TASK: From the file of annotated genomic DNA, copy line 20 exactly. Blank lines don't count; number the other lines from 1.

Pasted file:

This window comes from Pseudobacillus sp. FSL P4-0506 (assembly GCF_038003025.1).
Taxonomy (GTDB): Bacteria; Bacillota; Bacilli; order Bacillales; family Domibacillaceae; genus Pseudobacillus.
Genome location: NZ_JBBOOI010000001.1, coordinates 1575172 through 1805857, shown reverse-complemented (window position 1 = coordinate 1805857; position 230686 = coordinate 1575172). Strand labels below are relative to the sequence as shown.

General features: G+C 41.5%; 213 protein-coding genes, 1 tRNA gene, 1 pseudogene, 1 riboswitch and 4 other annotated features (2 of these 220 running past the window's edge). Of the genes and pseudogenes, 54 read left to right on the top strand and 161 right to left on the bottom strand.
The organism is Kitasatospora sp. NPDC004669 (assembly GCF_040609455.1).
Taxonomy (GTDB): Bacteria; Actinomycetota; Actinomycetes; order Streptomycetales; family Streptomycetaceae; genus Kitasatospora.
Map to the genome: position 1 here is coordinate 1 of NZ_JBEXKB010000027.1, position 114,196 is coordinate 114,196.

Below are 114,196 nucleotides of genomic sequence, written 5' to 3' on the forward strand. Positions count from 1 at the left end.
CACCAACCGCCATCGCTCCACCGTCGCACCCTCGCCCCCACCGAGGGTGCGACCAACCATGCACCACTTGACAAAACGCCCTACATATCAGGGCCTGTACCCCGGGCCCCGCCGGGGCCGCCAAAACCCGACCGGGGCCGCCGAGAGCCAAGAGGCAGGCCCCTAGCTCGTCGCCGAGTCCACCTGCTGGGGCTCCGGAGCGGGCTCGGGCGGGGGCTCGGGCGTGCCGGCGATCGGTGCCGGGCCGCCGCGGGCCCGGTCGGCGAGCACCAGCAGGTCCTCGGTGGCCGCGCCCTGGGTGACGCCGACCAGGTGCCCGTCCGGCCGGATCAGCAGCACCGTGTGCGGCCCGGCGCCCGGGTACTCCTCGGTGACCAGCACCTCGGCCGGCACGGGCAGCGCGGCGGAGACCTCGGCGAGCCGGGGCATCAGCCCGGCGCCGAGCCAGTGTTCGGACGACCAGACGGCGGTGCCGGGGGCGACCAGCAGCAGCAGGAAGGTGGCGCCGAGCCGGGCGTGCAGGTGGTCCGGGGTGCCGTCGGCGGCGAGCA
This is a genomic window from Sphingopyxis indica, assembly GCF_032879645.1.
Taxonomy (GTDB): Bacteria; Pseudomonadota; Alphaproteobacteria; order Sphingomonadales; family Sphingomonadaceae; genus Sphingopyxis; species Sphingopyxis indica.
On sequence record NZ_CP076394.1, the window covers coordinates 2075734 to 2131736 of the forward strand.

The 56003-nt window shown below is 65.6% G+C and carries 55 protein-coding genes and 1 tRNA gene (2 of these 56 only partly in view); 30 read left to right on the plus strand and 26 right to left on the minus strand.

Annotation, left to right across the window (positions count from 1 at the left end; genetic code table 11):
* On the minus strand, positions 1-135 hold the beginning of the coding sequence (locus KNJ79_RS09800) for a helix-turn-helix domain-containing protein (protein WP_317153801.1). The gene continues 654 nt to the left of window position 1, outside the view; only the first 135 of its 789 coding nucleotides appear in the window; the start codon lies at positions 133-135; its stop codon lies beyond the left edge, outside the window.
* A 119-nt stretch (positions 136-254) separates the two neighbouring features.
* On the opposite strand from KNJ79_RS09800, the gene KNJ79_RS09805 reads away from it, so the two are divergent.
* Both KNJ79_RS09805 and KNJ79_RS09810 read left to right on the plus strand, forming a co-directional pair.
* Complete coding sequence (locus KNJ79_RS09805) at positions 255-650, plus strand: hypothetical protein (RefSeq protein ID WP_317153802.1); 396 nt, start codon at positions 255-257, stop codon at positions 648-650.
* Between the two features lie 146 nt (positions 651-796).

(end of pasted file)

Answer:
* Between the two features lie 146 nt (positions 651-796).